Over the past few months I have been contacted by dozens of frustrated Canberrans. The reason for their frustration is that, despite being in the 21st century, despite living in Australia's national capital, they are unable to listen to radio online. 'Why?' I hear you ask. 'Streaming radio online is relatively commonplace in this day and age; surely it has made it to Canberra by now.'
Unfortunately, it is not a technological barrier preventing them from listening; it is an Abbott government barrier. The Minister for Communications, the member for Wentworth, has had on his desk for nearly seven months the recommendations of the Senate Environment and Communications References Committee calling on him to resolve ambiguity that currently exists around whether online broadcasting is a simulcast or a separate broadcast. But in nearly seven months he has done nothing to resolve this ambiguity.
While this ambiguity exists, radio stations are paying double for their licensing fees, which has forced nearly 200 regional radio stations, including many right here in Canberra, to cease online broadcasting altogether. The Canberrans who have contacted me about this issue have said they listen to radio online on their phones as they exercise, while they are on the bus or while they are studying. They listen to radio online at their computer while they are at work, or they use online streaming to record their favourite programs and listen to them later on, or they tune in from overseas to keep in touch with what is happening at home. They have said, 'It seems ironic that I can listen to stations from all over the world, but just not my local DJs doing their thing.' They have also said: 'It seems unfair that radio stations are expected to pay additional payments for online broadcasting. These additional payments would make sense if radio stations paid additional payments for each car tuned in to their station.' They have also appealed to me: 'Could you please help the public regain the simple pleasure of being able to listen to radio stations online. I'm confident that you appreciate technology moves so quickly that people now use their phone to access radio online all the time.'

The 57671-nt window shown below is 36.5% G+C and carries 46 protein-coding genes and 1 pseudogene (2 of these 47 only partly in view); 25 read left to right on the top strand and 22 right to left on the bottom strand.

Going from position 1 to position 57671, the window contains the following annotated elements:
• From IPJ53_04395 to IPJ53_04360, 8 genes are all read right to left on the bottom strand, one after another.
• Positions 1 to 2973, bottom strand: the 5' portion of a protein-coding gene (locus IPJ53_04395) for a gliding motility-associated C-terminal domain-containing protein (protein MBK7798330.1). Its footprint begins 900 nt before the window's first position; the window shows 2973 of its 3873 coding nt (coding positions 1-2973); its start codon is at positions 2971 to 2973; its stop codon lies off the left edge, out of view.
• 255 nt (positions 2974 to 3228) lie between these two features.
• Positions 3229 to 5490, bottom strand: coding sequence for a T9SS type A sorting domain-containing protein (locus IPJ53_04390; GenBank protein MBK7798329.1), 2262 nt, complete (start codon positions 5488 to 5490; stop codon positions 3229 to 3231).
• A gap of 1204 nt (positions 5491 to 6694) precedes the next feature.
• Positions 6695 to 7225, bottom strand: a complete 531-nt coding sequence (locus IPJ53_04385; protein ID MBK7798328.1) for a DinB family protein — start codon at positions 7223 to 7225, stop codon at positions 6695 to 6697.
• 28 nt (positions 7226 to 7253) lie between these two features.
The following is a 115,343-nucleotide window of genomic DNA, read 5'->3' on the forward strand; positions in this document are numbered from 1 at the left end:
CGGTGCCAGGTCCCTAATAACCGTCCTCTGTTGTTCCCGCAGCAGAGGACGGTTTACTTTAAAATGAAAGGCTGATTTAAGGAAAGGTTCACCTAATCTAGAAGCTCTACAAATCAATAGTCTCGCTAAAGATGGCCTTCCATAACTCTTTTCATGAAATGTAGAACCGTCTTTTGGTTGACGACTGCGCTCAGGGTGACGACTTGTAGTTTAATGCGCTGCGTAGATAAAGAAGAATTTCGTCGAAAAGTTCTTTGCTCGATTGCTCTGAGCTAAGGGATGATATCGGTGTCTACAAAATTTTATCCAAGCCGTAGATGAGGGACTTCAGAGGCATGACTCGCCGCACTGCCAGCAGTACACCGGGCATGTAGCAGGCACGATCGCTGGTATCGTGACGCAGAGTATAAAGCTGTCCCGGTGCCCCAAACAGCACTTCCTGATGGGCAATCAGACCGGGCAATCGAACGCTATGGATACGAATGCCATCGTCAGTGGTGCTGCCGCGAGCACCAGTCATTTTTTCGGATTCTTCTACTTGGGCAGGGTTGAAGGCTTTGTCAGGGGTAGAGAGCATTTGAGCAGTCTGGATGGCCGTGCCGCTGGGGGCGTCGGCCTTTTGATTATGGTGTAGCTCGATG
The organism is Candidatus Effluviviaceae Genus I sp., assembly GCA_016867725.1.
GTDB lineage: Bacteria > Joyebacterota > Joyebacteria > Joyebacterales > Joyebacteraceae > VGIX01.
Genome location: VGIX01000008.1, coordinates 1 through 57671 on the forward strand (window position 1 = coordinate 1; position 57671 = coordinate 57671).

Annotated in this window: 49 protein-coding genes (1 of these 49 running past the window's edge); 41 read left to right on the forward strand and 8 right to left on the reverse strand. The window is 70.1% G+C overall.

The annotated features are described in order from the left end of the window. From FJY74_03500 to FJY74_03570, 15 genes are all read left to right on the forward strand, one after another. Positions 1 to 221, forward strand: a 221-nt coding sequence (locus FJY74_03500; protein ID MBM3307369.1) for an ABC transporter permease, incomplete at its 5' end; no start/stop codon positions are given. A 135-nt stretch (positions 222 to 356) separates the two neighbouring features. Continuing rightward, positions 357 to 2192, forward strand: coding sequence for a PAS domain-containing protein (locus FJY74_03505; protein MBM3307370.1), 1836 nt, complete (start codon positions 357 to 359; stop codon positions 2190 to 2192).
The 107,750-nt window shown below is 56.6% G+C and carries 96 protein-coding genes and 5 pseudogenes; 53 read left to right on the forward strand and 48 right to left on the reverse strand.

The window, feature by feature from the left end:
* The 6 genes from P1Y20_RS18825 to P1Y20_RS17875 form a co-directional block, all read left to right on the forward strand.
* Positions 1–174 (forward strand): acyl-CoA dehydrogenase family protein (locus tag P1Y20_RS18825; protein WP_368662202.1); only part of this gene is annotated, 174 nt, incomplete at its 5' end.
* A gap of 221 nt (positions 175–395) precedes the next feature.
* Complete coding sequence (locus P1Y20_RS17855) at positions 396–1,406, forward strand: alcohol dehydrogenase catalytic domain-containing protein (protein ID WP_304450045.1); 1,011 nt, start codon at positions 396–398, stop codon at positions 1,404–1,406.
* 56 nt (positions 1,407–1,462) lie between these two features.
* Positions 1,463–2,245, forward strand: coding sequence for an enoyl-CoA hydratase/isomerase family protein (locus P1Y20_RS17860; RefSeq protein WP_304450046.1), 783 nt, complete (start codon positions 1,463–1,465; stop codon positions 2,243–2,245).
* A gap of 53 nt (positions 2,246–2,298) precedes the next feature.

Listening to radio online is an everyday part of their lives that, thanks to the minister's inaction, has been indefinitely interrupted. The same has occurred to hundreds of thousands of Australians who live in remote and regional areas, because the stations that have been switched off are almost exclusively regional stations. Of course, the great irony is that it is regional Australians who benefit most from being able to use the internet to overcome the tyranny of distance. I guess it is now back to scratchy old wireless for them.
On behalf of these many frustrated Canberrans and the many more frustrated people throughout regional Australia, I urge the minister to implement the committee's recommendations as a matter of priority. In 2014, it is not too much to ask to be able to listen to radio online.